Sick names new president for Canada's offices
Craig S. Smith, a veteran in manufacturing and industrial automation, will be taking over Sick's Canadian offices and will be in charge of sales, marketing and operating activities.
Sick announced it has appointed Craig S. Smith as president of Sick Ltd. in Canada.
Smith is a successful senior leader with proven sales, marketing and operations experience in both the manufacturing and industrial automation business. He comes to Sick from Siemens Water Technologies, a subsidiary of Siemens Canada Ltd. He has also held positions of leadership at Omron, Rockwell Automation and several other automation technology companies in Canada.
In his new position, Smith is responsible for all sales, marketing, and operating activities within Sick’s factory, logistics and process automation business segments in Canada, including strategic planning, business development, and improving operating efficiencies.
“We are fortunate to have someone who has extensive experience in managing technical sales, systems integration, and operations for industrial automation joining our company,” commented Rob Barniskis, chief financial officer at Sick Inc. “We are confident that Craig’s expertise will better position our Canadian subsidiary for further growth.”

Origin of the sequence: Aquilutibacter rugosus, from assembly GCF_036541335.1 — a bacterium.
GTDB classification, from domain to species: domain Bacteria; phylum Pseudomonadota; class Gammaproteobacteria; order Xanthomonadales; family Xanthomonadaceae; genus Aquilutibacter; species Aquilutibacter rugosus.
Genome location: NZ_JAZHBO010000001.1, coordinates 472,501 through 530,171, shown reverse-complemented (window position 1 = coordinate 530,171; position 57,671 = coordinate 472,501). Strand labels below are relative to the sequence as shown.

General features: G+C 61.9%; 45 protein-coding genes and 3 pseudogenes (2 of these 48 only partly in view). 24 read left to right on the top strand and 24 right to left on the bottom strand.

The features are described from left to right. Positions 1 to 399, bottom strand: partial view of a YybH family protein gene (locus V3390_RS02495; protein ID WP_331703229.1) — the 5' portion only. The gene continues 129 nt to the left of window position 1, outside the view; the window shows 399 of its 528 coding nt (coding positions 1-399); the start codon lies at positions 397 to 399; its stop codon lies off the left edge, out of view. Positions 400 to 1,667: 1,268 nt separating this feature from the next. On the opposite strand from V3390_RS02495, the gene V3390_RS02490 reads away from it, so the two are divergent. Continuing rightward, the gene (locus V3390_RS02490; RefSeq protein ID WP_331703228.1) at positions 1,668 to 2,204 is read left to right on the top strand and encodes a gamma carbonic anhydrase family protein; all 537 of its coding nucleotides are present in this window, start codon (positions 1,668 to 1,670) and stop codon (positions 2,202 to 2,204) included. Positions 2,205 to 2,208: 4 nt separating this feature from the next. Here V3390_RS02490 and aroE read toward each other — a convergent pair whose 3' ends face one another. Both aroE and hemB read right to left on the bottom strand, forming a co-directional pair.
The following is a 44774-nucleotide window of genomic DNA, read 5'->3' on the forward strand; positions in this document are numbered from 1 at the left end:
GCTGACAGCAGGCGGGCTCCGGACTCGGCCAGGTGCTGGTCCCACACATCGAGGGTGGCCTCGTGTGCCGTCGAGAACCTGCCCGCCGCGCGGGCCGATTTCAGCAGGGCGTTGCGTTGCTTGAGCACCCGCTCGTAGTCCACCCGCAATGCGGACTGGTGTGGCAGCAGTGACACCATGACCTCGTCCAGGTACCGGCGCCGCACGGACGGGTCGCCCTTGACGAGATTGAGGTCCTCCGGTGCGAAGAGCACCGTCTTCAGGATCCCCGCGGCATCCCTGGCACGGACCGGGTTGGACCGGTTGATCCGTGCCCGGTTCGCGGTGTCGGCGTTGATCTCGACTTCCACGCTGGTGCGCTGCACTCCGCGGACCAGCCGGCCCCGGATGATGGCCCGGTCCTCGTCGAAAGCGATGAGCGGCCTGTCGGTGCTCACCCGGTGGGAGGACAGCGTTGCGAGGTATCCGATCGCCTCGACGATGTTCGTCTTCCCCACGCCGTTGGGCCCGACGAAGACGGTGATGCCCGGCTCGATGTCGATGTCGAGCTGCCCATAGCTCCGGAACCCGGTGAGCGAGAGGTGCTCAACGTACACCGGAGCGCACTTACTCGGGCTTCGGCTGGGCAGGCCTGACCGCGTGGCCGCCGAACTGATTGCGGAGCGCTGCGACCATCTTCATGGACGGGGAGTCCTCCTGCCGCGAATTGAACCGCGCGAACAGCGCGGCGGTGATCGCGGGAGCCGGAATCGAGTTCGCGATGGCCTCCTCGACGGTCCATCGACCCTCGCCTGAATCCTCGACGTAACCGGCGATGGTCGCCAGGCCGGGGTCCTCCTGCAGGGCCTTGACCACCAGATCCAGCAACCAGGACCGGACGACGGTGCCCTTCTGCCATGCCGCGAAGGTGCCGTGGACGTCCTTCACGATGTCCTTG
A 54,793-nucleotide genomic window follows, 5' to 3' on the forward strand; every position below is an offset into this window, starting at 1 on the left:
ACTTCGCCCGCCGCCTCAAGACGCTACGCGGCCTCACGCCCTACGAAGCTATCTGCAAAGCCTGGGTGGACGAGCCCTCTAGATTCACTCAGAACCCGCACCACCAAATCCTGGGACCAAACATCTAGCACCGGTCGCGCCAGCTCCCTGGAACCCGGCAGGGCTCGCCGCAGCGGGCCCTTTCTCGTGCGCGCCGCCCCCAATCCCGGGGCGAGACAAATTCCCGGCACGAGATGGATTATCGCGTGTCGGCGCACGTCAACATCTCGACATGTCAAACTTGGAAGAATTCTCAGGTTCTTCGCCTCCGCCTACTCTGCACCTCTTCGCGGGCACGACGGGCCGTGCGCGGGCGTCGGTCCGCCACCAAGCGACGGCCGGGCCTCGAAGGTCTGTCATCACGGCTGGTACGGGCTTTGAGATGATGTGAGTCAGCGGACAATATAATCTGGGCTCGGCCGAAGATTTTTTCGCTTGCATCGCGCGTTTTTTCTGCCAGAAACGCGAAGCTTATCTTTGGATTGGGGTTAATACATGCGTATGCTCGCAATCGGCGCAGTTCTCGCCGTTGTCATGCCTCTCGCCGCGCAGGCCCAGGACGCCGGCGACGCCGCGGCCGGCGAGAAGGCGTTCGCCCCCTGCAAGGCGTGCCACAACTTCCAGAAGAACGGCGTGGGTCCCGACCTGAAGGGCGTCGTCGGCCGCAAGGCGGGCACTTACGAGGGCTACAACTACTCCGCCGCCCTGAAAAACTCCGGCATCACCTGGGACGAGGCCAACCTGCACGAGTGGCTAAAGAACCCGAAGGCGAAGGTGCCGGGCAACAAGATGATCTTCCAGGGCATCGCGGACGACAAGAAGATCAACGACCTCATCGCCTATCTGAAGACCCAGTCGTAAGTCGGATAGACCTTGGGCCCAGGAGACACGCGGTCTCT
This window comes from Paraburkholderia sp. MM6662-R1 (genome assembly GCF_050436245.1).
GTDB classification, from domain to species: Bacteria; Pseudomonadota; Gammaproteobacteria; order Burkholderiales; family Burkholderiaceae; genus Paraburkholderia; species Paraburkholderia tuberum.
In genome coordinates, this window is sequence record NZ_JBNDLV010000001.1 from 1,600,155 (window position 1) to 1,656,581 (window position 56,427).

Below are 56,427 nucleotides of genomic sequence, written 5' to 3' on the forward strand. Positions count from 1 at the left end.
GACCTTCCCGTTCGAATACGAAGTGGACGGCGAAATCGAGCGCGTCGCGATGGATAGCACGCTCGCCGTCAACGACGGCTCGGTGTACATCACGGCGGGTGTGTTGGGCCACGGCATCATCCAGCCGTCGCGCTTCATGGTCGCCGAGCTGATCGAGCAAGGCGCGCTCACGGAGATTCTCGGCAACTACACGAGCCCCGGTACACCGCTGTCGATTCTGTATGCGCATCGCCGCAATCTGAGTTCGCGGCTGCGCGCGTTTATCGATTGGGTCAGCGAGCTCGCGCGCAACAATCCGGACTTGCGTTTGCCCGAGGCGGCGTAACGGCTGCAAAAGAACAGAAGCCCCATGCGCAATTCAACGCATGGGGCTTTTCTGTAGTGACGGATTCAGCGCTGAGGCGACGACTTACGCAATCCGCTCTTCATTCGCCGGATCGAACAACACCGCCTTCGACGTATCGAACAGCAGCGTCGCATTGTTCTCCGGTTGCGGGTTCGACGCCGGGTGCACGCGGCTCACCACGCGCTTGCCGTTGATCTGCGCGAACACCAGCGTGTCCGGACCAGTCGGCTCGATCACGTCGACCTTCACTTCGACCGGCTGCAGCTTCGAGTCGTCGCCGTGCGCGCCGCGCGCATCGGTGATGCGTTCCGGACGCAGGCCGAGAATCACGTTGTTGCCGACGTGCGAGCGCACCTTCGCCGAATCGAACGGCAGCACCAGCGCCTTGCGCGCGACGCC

Smith is a graduate of McMaster University, Hamilton, Ontario. He received a degree in Electrical Engineering and Management. He has also completed extensive professional development coursework, including an executive educational program at Massachusetts Institute of Technology (MIT).
- Edited by Chris Vavra, Control Engineering, www.controleng.com
- Events & Awards
- Magazine Archives
- Oil & Gas Engineering
- Salary Survey
- Digital Reports
- Survey Prize Winners
Annual Salary Survey
Before the calendar turned, 2016 already had the makings of a pivotal year for manufacturing, and for the world.
There were the big events for the year, including the United States as Partner Country at Hannover Messe in April and the 2016 International Manufacturing Technology Show in Chicago in September. There's also the matter of the U.S. presidential elections in November, which promise to shape policy in manufacturing for years to come.
But the year started with global economic turmoil, as a slowdown in Chinese manufacturing triggered a worldwide stock hiccup that sent values plummeting. The continued plunge in world oil prices has resulted in a slowdown in exploration and, by extension, the manufacture of exploration equipment.
Read more: 2015 Salary Survey